Unlike many of his contemporaries, Vláčil wasn’t a FAMU graduate. Rather than attending film school, he studied the History of Art and Aesthetics in the Moravian capital of Brno. He did work as an animator during his studies though and this education and interest informed his highly visual approach to filmmaking, with striking imagery abound.

Indeed the film is gorgeous to look at, with some often unusual and artful compositions. There are some inventive, slightly surreal moving shots too. Most notably, there’s a repeated crane shot that quickly pushes into the mill like some sort of omnipotent force. Whilst watching the villagers working in the field, there are some shots matching the pendulum-like movement of the scythes too.

There’s also a great use of sound and music in The Devil’s Trap. Composer Zdenek Liska scores the film quite minimally, with music often present but only subtly lurking in the background. This gives a quiet sense of palpable tension throughout.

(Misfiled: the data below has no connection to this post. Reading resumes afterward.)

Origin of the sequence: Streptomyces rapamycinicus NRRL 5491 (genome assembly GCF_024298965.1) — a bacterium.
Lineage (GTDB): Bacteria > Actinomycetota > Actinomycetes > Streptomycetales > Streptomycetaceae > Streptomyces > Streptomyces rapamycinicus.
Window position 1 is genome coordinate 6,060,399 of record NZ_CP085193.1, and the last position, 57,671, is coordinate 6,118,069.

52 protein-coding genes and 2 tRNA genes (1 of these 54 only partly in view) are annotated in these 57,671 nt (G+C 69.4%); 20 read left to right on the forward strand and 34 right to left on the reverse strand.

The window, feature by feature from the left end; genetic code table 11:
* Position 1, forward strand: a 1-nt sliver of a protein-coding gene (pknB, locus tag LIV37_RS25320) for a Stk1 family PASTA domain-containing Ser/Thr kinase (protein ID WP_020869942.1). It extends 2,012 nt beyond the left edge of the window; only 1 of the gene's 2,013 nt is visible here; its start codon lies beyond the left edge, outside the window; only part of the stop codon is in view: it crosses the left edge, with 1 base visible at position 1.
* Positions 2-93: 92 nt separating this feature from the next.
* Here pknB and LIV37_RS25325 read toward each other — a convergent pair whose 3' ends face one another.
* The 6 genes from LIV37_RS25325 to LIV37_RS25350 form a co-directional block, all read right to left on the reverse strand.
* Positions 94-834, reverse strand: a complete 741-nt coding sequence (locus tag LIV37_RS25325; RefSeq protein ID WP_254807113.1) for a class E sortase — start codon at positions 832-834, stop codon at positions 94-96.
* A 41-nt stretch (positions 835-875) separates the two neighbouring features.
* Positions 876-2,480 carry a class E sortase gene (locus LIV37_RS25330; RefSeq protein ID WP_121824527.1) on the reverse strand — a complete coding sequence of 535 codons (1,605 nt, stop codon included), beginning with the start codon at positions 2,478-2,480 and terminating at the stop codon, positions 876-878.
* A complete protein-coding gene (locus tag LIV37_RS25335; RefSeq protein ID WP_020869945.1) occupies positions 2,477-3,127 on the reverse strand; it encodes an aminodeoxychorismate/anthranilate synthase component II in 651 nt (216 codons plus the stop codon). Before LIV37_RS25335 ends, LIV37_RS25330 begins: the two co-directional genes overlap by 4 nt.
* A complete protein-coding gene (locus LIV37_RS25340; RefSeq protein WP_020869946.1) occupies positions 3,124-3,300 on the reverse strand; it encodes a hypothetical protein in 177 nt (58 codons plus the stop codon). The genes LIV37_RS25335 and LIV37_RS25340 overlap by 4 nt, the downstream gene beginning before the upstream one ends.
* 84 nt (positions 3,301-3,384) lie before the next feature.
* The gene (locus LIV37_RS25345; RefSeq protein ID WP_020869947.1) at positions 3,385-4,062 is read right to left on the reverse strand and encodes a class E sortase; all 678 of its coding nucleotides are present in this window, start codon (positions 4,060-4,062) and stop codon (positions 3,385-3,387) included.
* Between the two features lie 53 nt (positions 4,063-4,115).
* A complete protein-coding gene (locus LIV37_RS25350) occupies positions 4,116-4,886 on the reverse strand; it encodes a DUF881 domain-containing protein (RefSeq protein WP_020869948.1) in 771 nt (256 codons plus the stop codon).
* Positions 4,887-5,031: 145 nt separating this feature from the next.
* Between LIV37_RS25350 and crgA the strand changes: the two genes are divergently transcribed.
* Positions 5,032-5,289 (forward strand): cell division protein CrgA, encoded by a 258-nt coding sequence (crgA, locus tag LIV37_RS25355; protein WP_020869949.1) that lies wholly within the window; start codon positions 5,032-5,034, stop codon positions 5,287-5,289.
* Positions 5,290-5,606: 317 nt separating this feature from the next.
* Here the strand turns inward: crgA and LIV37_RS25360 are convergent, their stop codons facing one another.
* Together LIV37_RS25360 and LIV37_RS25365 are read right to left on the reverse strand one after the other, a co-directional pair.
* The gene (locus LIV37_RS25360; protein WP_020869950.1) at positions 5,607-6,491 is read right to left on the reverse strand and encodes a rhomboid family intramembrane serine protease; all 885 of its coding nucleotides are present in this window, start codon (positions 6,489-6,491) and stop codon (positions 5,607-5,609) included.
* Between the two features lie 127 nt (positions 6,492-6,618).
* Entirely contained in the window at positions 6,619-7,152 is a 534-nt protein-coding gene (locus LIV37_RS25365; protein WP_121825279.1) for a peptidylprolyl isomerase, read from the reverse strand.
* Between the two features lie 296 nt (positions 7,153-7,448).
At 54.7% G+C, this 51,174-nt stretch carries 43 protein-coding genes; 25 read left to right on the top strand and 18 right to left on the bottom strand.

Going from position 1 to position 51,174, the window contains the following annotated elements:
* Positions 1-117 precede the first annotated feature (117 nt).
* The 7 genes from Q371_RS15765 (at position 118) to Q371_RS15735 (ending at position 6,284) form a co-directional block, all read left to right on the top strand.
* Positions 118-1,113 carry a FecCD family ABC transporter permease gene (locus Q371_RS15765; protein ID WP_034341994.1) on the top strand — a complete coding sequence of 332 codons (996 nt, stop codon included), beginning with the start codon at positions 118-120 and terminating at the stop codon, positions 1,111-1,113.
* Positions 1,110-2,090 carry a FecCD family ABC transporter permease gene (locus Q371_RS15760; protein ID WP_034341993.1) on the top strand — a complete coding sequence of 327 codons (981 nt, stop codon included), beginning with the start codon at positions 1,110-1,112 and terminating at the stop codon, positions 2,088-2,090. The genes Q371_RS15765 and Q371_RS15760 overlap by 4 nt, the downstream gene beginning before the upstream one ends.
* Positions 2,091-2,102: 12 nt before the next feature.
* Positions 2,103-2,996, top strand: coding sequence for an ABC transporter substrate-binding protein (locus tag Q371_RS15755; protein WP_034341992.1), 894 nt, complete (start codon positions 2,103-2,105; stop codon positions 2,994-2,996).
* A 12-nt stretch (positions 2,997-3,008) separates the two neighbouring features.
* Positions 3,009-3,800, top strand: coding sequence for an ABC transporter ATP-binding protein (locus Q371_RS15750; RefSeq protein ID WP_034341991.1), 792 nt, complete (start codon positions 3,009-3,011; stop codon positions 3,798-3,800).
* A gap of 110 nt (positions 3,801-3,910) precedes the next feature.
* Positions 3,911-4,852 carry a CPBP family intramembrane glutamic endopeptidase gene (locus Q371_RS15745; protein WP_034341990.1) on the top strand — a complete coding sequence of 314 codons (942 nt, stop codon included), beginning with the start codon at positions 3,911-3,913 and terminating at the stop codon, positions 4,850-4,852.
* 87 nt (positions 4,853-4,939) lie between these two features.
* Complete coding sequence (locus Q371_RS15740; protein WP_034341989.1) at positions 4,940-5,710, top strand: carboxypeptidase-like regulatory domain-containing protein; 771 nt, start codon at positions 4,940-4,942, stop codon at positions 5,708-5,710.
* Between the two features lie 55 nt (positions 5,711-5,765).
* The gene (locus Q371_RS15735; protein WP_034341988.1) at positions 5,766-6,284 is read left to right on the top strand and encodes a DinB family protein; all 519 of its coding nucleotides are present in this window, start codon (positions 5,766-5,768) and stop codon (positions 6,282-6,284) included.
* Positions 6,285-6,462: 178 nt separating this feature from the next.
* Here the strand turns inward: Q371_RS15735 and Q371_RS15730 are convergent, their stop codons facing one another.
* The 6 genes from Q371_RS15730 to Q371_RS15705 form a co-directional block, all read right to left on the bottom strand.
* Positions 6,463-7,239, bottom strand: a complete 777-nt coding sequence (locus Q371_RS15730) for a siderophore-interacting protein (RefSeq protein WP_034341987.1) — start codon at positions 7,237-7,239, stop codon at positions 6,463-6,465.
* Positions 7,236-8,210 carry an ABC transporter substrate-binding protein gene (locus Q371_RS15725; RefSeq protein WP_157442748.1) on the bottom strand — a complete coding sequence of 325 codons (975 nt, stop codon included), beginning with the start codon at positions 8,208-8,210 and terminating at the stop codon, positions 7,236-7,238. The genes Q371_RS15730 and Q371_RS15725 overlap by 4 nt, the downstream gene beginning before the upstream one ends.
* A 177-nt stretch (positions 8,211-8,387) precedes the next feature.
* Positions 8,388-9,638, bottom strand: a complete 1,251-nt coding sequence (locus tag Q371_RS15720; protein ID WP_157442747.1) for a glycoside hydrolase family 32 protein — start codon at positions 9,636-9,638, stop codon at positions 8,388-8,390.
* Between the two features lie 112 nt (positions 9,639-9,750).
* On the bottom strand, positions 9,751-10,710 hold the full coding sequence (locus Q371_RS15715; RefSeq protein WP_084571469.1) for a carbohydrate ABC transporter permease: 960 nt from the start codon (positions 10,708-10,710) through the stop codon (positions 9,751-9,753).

All of these visual and aural stylistic techniques work to take a simple story and greatly enhance it through creating a rich atmosphere and artistic presentation. This, in turn, helps Vláčil deliver a highly effective and quietly unsettling attack on religious dogma. So, Second Run, once again, have opened my eyes to a wonderful Czech classic that deserves to be better known.

The Devil’s Trap is out on 28th February on region-free Blu-ray, released by Second Run. There’s a fair amount of dirt and light damage on the print, as well as prominent reel change marks. However, it’s quite a pleasing looking image in spite of this, with depth and clear details. I’ve used screengrabs throughout this review to give you an idea (though these have been quite heavily compressed). The audio is solid too.

Special Features:

– The Devil’s Trap (Ďáblova past, 1961) presented from a new HD transfer from original materials created by the Czech National Film Archive, Prague.